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Teens And Seniors Bridging the Digital Divide
Taran Rampersad, 6 Aug 04

On the EDC Digital Divide mailing list, Jim Buie was kind enough to point us all at an article he wrote for the Washington Post: 'Bridging the Digital Divide: Teens Help Seniors Go Online'.

This is really a great solution in that it allows the teenagers to interact with the elderly - and in doing so, it fortifies their own knowledge while allowing the elderly better access to the technology that many people take for granted. Some excerpts from the article:


Ben Avin, a 91-year-old retired history professor from the University of Virginia, is exchanging e-mail with his daughter in Texas.

Walter Morse, 77, a retired government attorney, is doing caricatures with the help of advanced computer technology.

And Lillian Kline, 80, just wowed her family by sending a video e-mail. She also receives frequent dispatches from her grandson in Russia...

...But what's most necessary, says Huth, is connecting older Americans with friends, loved ones and young people over the Internet. He is vice president of the Barcklow Foundation, which focuses on improving the quality of life for the nation's senior citizens. The initial reaction to the technology at the Hebrew Home was underwhelming, Rachel and Allison say. Wary residents found the computer keyboard confusing. They "didn't know what a 'file' was," Rachel says.

But the girls persisted. The Tablet PC laptop could translate handwriting into text and voice into text, record and send video e-mail and allow users to teleconference with friends and family. As the girls held the residents' hands, figuratively and literally, they began to catch on.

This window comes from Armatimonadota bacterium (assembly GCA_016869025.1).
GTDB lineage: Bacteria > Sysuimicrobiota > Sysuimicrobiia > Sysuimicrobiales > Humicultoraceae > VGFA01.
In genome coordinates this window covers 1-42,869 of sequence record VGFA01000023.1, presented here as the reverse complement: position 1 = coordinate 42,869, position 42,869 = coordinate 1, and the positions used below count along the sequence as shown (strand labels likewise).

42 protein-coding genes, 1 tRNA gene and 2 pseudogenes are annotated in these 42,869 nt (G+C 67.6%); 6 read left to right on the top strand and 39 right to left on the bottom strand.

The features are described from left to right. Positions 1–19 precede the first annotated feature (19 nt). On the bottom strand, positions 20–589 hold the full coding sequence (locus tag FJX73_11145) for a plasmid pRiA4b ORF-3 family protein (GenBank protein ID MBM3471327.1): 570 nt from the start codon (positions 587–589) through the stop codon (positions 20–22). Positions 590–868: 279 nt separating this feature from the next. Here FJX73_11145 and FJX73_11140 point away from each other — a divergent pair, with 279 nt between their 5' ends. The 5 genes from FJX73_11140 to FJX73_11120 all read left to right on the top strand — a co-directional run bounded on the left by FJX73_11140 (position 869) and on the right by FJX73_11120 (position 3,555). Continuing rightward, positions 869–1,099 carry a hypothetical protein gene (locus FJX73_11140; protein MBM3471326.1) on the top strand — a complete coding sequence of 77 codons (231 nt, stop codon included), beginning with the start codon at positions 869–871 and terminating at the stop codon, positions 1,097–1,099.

Avin, the retired history professor, initially thought a computer could only offer him headaches. "I may not choose to participate in this," he groused early on. Recently he said proudly, "I have been inducted into the world of computers." ...

In the article, I think the positive impact on the teenagers wasn't really addressed - but consider this. These teenagers now have a better understanding of the technology, and they also know how to explain it better. This means better communication skills, as well as better ability to deal with people outside their age group.

And imagine the reservoirs of knowledge that can be unleashed from each elderly person. Imagine a 91 year-old history professor's perspective on the last century. Imagine the things that he can remember and share.

In the end, when it comes to helping to change our world, it boils down to people helping people. And this looks like a situation where technology is bringing diverse people closer - instead of what it normally does.

Imagine if you would, that we burned the books of history for the last 91 years. If we don't help the elderly share what they know, it's quite possible that we are effectively doing this.

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